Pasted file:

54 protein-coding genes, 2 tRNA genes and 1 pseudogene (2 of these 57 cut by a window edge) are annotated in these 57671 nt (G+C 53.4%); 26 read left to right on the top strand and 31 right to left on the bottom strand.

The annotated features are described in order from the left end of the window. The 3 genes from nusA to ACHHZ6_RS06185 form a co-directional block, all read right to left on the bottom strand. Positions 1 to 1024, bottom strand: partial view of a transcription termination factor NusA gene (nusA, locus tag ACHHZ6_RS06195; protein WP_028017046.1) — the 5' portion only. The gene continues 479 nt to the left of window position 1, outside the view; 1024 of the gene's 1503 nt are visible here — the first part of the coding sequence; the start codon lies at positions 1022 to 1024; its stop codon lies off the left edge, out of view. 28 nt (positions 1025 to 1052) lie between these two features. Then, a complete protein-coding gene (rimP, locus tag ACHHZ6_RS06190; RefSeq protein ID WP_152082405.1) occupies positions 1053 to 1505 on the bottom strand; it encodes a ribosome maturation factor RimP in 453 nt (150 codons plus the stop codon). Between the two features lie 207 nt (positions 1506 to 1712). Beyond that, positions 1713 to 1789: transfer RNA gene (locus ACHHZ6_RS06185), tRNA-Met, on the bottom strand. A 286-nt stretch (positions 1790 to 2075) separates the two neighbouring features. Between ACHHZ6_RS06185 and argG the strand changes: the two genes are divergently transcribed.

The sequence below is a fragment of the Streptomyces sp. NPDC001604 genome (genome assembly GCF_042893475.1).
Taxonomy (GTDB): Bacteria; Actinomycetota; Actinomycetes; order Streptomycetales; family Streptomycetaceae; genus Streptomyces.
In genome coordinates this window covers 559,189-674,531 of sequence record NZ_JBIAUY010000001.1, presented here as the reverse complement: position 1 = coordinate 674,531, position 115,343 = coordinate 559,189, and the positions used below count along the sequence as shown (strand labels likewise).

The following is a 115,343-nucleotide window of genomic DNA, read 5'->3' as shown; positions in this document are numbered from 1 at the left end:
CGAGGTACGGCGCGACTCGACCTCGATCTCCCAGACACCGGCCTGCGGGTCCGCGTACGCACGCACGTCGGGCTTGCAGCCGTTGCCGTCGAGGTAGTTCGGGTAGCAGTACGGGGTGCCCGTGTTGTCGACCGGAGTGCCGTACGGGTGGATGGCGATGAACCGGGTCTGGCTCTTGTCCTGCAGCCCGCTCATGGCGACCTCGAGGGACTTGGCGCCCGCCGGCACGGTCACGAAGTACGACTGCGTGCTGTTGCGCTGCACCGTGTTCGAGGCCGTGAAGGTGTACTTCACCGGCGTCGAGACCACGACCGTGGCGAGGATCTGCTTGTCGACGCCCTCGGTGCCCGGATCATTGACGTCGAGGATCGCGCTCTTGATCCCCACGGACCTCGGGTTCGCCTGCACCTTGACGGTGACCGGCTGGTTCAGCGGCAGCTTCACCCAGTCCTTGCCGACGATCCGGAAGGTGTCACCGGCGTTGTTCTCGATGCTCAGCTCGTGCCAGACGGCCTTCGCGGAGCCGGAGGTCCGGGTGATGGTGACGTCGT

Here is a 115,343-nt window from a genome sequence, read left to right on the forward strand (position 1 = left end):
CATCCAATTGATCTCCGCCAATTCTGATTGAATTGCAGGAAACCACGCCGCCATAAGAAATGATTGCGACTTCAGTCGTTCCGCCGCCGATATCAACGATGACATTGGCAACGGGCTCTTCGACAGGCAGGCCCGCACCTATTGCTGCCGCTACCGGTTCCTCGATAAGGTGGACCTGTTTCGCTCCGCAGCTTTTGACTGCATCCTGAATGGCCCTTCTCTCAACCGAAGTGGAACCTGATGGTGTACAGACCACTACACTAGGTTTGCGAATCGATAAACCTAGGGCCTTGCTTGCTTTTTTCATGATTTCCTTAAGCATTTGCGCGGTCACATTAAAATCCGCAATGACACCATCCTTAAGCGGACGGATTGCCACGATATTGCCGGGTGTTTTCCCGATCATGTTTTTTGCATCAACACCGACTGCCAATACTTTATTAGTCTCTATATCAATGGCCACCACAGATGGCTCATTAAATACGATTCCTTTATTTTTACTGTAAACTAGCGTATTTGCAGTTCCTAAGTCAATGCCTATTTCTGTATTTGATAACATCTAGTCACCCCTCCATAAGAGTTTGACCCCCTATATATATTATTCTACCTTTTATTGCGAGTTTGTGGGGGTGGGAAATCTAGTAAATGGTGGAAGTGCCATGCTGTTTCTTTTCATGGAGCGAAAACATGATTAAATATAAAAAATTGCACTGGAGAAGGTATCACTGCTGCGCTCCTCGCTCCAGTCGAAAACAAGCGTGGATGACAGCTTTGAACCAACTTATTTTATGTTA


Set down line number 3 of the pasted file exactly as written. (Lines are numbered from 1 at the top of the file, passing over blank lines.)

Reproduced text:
The sequence below is a fragment of the Streptomyces sp. NPDC001604 genome (genome assembly GCF_042893475.1).